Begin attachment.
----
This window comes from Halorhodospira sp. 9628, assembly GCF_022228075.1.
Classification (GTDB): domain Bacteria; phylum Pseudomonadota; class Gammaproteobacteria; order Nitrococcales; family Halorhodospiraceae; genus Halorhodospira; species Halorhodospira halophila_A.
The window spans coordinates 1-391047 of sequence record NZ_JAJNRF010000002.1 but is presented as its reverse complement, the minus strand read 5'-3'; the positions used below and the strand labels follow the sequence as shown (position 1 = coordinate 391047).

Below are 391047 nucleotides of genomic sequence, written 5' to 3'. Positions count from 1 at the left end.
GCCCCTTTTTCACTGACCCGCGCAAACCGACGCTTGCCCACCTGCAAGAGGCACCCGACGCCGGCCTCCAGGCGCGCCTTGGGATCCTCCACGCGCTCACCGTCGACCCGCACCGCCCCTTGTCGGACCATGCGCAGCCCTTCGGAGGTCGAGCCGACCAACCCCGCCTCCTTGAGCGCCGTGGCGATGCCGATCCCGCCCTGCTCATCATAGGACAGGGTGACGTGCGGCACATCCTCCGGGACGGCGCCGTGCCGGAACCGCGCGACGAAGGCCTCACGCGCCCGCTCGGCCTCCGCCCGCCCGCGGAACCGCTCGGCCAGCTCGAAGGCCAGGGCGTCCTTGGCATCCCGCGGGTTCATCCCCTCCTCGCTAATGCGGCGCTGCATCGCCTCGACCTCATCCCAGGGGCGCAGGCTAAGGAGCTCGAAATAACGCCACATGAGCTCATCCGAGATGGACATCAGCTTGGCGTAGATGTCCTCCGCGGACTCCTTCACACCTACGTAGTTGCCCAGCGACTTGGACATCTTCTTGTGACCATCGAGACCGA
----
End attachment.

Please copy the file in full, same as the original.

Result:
This window comes from Halorhodospira sp. 9628, assembly GCF_022228075.1.
Classification (GTDB): domain Bacteria; phylum Pseudomonadota; class Gammaproteobacteria; order Nitrococcales; family Halorhodospiraceae; genus Halorhodospira; species Halorhodospira halophila_A.
The window spans coordinates 1-391047 of sequence record NZ_JAJNRF010000002.1 but is presented as its reverse complement, the minus strand read 5'-3'; the positions used below and the strand labels follow the sequence as shown (position 1 = coordinate 391047).

Below are 391047 nucleotides of genomic sequence, written 5' to 3'. Positions count from 1 at the left end.
GCCCCTTTTTCACTGACCCGCGCAAACCGACGCTTGCCCACCTGCAAGAGGCACCCGACGCCGGCCTCCAGGCGCGCCTTGGGATCCTCCACGCGCTCACCGTCGACCCGCACCGCCCCTTGTCGGACCATGCGCAGCCCTTCGGAGGTCGAGCCGACCAACCCCGCCTCCTTGAGCGCCGTGGCGATGCCGATCCCGCCCTGCTCATCATAGGACAGGGTGACGTGCGGCACATCCTCCGGGACGGCGCCGTGCCGGAACCGCGCGACGAAGGCCTCACGCGCCCGCTCGGCCTCCGCCCGCCCGCGGAACCGCTCGGCCAGCTCGAAGGCCAGGGCGTCCTTGGCATCCCGCGGGTTCATCCCCTCCTCGCTAATGCGGCGCTGCATCGCCTCGACCTCATCCCAGGGGCGCAGGCTAAGGAGCTCGAAATAACGCCACATGAGCTCATCCGAGATGGACATCAGCTTGGCGTAGATGTCCTCCGCGGACTCCTTCACACCTACGTAGTTGCCCAGCGACTTGGACATCTTCTTGTGACCATCGAGACCGA